3. Old Tank Syndrome.
This is the most insidious form of aquarium disaster. Old tank syndrome occurs when a normal, healthy system suddenly turns foul – typically in the form of rising nitrates (which often go unnoticed) and then a mysterious drop in pH.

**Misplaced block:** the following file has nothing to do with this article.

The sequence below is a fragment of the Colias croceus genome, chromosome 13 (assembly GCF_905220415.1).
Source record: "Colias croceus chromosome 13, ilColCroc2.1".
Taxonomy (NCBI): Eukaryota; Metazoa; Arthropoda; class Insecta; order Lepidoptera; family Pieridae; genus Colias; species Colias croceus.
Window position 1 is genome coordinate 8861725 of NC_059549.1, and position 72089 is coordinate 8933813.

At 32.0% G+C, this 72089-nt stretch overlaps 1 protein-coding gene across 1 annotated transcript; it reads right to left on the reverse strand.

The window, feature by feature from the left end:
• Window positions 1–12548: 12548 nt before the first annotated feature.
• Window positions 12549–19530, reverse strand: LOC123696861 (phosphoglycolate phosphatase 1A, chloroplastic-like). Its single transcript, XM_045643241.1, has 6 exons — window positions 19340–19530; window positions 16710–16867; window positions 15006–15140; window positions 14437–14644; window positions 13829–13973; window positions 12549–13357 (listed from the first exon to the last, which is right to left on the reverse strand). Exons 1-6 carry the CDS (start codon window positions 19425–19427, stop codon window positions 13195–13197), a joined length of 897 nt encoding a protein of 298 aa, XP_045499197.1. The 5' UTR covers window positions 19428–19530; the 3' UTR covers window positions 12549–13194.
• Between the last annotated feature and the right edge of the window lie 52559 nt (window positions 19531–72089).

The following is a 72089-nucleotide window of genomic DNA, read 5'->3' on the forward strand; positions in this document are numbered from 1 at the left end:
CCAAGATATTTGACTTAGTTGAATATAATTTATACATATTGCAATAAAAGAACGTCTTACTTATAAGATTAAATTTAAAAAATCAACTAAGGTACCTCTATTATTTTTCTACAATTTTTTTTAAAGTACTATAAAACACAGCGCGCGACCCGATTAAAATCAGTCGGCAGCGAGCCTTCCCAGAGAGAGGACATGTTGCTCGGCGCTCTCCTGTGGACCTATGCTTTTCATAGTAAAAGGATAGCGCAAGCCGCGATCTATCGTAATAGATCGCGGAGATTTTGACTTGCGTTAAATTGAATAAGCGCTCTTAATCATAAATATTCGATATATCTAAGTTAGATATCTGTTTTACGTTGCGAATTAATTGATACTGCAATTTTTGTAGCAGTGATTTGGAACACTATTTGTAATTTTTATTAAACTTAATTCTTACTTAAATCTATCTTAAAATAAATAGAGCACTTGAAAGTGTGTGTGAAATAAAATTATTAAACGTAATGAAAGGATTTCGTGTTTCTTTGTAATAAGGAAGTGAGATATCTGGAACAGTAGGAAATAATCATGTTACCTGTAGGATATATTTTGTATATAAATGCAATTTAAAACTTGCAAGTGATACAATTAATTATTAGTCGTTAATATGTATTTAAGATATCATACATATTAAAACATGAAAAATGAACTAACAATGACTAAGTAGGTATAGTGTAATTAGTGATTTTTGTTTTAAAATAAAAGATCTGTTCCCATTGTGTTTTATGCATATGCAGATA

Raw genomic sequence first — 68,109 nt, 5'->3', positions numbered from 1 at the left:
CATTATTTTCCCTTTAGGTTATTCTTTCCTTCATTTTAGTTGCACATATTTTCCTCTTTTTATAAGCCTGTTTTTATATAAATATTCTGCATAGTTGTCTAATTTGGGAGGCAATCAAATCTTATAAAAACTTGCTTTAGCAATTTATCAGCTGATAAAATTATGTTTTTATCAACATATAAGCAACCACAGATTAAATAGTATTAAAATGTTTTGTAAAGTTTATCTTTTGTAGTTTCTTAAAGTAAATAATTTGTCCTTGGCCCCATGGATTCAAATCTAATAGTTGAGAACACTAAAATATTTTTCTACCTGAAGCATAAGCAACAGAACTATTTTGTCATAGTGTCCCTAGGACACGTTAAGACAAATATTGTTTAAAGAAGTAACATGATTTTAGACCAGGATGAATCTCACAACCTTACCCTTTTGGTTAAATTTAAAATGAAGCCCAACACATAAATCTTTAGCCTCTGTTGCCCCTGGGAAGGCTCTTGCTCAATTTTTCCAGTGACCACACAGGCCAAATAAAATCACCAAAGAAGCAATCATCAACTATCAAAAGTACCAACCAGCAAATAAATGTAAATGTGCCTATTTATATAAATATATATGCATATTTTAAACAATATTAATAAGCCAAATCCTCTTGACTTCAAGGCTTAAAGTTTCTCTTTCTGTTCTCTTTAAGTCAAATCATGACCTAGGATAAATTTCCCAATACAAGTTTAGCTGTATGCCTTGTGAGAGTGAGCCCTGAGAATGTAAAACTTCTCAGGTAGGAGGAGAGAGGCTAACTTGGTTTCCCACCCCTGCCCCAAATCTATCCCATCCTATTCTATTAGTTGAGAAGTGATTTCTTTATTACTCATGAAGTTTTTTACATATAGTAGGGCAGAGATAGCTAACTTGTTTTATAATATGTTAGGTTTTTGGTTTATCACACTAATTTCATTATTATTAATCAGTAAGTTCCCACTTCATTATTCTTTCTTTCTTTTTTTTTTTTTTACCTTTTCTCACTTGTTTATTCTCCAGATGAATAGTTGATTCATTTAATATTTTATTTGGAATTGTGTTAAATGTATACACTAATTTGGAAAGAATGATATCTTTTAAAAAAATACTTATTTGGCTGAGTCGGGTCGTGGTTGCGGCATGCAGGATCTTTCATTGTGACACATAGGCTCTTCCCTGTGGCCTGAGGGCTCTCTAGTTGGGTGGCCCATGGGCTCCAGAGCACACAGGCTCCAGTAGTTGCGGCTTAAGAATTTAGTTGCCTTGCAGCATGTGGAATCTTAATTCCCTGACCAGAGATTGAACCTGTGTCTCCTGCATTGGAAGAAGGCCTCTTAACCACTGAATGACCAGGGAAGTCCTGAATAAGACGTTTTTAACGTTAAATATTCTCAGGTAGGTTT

The problem: A slow build up of waste and a lack of water changes. The eventual pH drop occurs because as ammonia is broken down into a less toxic form, hydrogen ions are released. These ions can be captured by buffers within the water, but only to a certain point. Once all of the buffer has been used up, the excess hydrogen ions will accumulate in the water causing the pH to drop. Usually hobbyists notice something is wrong when adding new fish. Because they are unaccustomed to the low pH, the new fish will die within a few days despite having no physical signs of illness. A quick test of the water conditions confirms this – the pH has slowly dropped from a comfortable, neutral 7 to something closer to vinegar. The worst part is that this is a difficult situation to remedy. Simply altering the pH by using chemical additives (I strongly caution against this – they frequently don’t work and end up wasting your money) or adding baking soda (a temporary solution) or crushed coral, won’t actually fix your problem, it will just mask it’s symptoms. If you alter your pH in an attempt to treat Old Tank Syndrome, you will not replace any off the buffers, so your tank may be subject to sudden swings in pH in the future (which is also very dangerous). Additionally, drastically altering the pH of a fish tank that contains living inhabitants is a sure fire way to kill all of your remaining fish. The survivors have acclimated to this more acidic pH and any sudden changes are much more likely to kill them than the status quo.